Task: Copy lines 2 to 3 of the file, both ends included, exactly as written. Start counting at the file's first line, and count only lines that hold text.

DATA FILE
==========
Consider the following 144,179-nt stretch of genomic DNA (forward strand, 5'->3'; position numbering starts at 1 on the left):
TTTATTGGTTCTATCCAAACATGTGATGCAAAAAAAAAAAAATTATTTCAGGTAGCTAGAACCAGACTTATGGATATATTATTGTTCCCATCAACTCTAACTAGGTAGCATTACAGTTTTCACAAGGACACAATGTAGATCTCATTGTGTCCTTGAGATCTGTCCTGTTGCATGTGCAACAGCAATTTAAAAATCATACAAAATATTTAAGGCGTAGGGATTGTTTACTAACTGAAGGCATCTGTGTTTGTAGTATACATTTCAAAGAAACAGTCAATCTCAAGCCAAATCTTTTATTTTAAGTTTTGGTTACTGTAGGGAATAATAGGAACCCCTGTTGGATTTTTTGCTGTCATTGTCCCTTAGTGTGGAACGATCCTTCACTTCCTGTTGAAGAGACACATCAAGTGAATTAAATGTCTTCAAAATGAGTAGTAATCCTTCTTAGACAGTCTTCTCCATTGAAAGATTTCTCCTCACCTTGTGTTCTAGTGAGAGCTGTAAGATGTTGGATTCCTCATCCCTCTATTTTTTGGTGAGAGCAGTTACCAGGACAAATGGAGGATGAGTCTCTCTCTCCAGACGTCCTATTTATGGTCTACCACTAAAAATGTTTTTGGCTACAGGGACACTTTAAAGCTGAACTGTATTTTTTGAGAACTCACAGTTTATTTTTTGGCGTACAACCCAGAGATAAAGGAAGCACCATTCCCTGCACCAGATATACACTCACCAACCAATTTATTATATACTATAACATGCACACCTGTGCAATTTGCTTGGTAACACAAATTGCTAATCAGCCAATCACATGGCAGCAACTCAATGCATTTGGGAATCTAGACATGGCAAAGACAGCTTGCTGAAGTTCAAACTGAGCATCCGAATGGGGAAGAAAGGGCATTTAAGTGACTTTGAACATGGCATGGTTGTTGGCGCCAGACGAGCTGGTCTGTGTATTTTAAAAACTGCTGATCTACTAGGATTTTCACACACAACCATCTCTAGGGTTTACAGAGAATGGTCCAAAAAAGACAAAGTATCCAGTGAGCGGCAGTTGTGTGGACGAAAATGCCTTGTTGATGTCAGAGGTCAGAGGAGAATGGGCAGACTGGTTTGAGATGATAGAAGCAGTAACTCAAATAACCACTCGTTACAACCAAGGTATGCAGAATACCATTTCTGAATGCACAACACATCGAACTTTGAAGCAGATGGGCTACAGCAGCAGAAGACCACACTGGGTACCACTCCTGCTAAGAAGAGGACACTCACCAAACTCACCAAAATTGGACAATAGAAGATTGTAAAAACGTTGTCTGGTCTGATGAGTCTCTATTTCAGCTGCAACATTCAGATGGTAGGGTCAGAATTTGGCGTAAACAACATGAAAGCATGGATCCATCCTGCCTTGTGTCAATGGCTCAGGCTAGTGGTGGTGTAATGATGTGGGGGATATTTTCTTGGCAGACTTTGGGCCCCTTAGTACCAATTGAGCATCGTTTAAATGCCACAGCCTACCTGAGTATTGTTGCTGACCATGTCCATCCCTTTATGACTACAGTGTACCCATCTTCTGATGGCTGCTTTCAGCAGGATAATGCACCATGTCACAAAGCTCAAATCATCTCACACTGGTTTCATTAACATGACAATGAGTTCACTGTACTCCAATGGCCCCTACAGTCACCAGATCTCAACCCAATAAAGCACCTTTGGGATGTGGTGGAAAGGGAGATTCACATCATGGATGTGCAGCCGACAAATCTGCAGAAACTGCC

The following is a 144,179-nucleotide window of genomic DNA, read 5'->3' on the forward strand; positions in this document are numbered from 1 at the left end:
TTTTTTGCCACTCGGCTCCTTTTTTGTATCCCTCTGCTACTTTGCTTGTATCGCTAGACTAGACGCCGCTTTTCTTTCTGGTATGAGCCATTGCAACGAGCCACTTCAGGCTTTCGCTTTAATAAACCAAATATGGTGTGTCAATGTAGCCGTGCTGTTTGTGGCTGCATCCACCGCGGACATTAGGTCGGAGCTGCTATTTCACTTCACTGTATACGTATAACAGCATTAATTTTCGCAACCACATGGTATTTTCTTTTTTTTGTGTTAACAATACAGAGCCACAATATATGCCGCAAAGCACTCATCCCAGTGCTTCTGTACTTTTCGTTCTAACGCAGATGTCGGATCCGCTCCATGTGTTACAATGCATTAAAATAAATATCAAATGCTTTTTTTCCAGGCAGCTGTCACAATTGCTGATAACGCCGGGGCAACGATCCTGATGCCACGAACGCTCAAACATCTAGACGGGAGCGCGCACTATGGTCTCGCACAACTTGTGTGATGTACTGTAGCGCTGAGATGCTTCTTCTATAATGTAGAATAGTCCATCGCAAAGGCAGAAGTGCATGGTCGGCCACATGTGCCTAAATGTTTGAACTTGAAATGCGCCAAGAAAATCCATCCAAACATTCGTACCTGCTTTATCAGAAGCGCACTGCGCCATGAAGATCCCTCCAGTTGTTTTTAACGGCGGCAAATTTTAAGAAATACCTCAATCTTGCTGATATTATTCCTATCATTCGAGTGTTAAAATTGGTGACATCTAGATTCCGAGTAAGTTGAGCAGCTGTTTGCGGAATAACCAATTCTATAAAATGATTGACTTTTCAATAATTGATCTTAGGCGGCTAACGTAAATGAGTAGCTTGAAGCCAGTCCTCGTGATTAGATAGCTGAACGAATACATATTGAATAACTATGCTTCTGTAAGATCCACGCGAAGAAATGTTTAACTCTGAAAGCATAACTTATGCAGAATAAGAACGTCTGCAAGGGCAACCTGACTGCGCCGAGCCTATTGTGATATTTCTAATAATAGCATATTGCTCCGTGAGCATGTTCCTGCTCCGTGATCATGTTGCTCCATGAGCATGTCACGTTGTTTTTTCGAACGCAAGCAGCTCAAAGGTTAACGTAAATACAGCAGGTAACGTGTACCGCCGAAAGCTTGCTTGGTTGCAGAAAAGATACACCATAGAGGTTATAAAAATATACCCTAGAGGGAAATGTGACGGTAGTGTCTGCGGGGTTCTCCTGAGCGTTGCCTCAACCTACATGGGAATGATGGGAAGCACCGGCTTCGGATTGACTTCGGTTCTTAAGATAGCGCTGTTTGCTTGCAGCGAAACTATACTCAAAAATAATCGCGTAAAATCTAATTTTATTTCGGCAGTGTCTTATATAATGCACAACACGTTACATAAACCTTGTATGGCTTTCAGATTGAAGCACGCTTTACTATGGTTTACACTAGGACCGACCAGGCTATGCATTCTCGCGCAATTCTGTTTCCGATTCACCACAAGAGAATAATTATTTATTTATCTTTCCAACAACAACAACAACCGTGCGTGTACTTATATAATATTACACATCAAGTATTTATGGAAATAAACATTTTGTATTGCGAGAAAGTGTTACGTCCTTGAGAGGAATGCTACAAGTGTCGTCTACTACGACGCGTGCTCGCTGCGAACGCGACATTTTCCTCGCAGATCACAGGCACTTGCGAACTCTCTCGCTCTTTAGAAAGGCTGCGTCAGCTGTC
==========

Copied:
TTTATTGGTTCTATCCAAACATGTGATGCAAAAAAAAAAAAATTATTTCAGGTAGCTAGAACCAGACTTATGGATATATTATTGTTCCCATCAACTCTAACTAGGTAGCATTACAGTTTTCACAAGGACACAATGTAGATCTCATTGTGTCCTTGAGATCTGTCCTGTTGCATGTGCAACAGCAATTTAAAAATCATACAAAATATTTAAGGCGTAGGGATTGTTTACTAACTGAAGGCATCTGTGTTTGTAGTATACATTTCAAAGAAACAGTCAATCTCAAGCCAAATCTTTTATTTTAAGTTTTGGTTACTGTAGGGAATAATAGGAACCCCTGTTGGATTTTTTGCTGTCATTGTCCCTTAGTGTGGAACGATCCTTCACTTCCTGTTGAAGAGACACATCAAGTGAATTAAATGTCTTCAAAATGAGTAGTAATCCTTCTTAGACAGTCTTCTCCATTGAAAGATTTCTCCTCACCTTGTGTTCTAGTGAGAGCTGTAAGATGTTGGATTCCTCATCCCTCTATTTTTTGGTGAGAGCAGTTACCAGGACAAATGGAGGATGAGTCTCTCTCTCCAGACGTCCTATTTATGGTCTACCACTAAAAATGTTTTTGGCTACAGGGACACTTTAAAGCTGAACTGTATTTTTTGAGAACTCACAGTTTATTTTTTGGCGTACAACCCAGAGATAAAGGAAGCACCATTCCCTGCACCAGATATACACTCACCAACCAATTTATTATATACTATAACATGCACACCTGTGCAATTTGCTTGGTAACACAAATTGCTAATCAGCCAATCACATGGCAGCAACTCAATGCATTTGGGAATCTAGACATGGCAAAGACAGCTTGCTGAAGTTCAAACTGAGCATCCGAATGGGGAAGAAAGGGCATTTAAGTGACTTTGAACATGGCATGGTTGTTGGCGCCAGACGAGCTGGTCTGTGTATTTTAAAAACTGCTGATCTACTAGGATTTTCACACACAACCATCTCTAGGGTTTACAGAGAATGGTCCAAAAAAGACAAAGTATCCAGTGAGCGGCAGTTGTGTGGACGAAAATGCCTTGTTGATGTCAGAGGTCAGAGGAGAATGGGCAGACTGGTTTGAGATGATAGAAGCAGTAACTCAAATAACCACTCGTTACAACCAAGGTATGCAGAATACCATTTCTGAATGCACAACACATCGAACTTTGAAGCAGATGGGCTACAGCAGCAGAAGACCACACTGGGTACCACTCCTGCTAAGAAGAGGACACTCACCAAACTCACCAAAATTGGACAATAGAAGATTGTAAAAACGTTGTCTGGTCTGATGAGTCTCTATTTCAGCTGCAACATTCAGATGGTAGGGTCAGAATTTGGCGTAAACAACATGAAAGCATGGATCCATCCTGCCTTGTGTCAATGGCTCAGGCTAGTGGTGGTGTAATGATGTGGGGGATATTTTCTTGGCAGACTTTGGGCCCCTTAGTACCAATTGAGCATCGTTTAAATGCCACAGCCTACCTGAGTATTGTTGCTGACCATGTCCATCCCTTTATGACTACAGTGTACCCATCTTCTGATGGCTGCTTTCAGCAGGATAATGCACCATGTCACAAAGCTCAAATCATCTCACACTGGTTTCATTAACATGACAATGAGTTCACTGTACTCCAATGGCCCCTACAGTCACCAGATCTCAACCCAATAAAGCACCTTTGGGATGTGGTGGAAAGGGAGATTCACATCATGGATGTGCAGCCGACAAATCTGCAGAAACTGCC

The following is a 144,179-nucleotide window of genomic DNA, read 5'->3' on the forward strand; positions in this document are numbered from 1 at the left end: